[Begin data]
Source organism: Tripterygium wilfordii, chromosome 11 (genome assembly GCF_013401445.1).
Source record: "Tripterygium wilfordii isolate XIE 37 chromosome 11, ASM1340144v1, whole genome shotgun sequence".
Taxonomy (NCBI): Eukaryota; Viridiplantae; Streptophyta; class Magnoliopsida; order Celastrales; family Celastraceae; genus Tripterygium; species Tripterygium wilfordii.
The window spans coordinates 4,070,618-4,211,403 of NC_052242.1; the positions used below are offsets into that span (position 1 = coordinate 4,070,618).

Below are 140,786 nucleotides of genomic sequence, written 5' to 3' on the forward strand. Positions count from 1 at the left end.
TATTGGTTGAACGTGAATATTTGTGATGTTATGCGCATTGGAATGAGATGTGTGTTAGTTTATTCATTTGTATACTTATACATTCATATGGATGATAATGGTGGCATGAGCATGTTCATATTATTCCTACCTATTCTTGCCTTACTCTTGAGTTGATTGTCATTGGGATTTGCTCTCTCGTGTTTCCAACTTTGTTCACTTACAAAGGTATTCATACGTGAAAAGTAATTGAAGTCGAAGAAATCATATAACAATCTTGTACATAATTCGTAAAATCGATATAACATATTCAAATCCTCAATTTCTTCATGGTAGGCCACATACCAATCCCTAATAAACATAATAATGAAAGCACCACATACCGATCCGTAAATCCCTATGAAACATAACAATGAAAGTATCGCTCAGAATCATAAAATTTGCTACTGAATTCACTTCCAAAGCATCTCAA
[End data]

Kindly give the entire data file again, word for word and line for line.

Source organism: Tripterygium wilfordii, chromosome 11 (genome assembly GCF_013401445.1).
Source record: "Tripterygium wilfordii isolate XIE 37 chromosome 11, ASM1340144v1, whole genome shotgun sequence".
Taxonomy (NCBI): Eukaryota; Viridiplantae; Streptophyta; class Magnoliopsida; order Celastrales; family Celastraceae; genus Tripterygium; species Tripterygium wilfordii.
The window spans coordinates 4,070,618-4,211,403 of NC_052242.1; the positions used below are offsets into that span (position 1 = coordinate 4,070,618).

Below are 140,786 nucleotides of genomic sequence, written 5' to 3' on the forward strand. Positions count from 1 at the left end.
TATTGGTTGAACGTGAATATTTGTGATGTTATGCGCATTGGAATGAGATGTGTGTTAGTTTATTCATTTGTATACTTATACATTCATATGGATGATAATGGTGGCATGAGCATGTTCATATTATTCCTACCTATTCTTGCCTTACTCTTGAGTTGATTGTCATTGGGATTTGCTCTCTCGTGTTTCCAACTTTGTTCACTTACAAAGGTATTCATACGTGAAAAGTAATTGAAGTCGAAGAAATCATATAACAATCTTGTACATAATTCGTAAAATCGATATAACATATTCAAATCCTCAATTTCTTCATGGTAGGCCACATACCAATCCCTAATAAACATAATAATGAAAGCACCACATACCGATCCGTAAATCCCTATGAAACATAACAATGAAAGTATCGCTCAGAATCATAAAATTTGCTACTGAATTCACTTCCAAAGCATCTCAA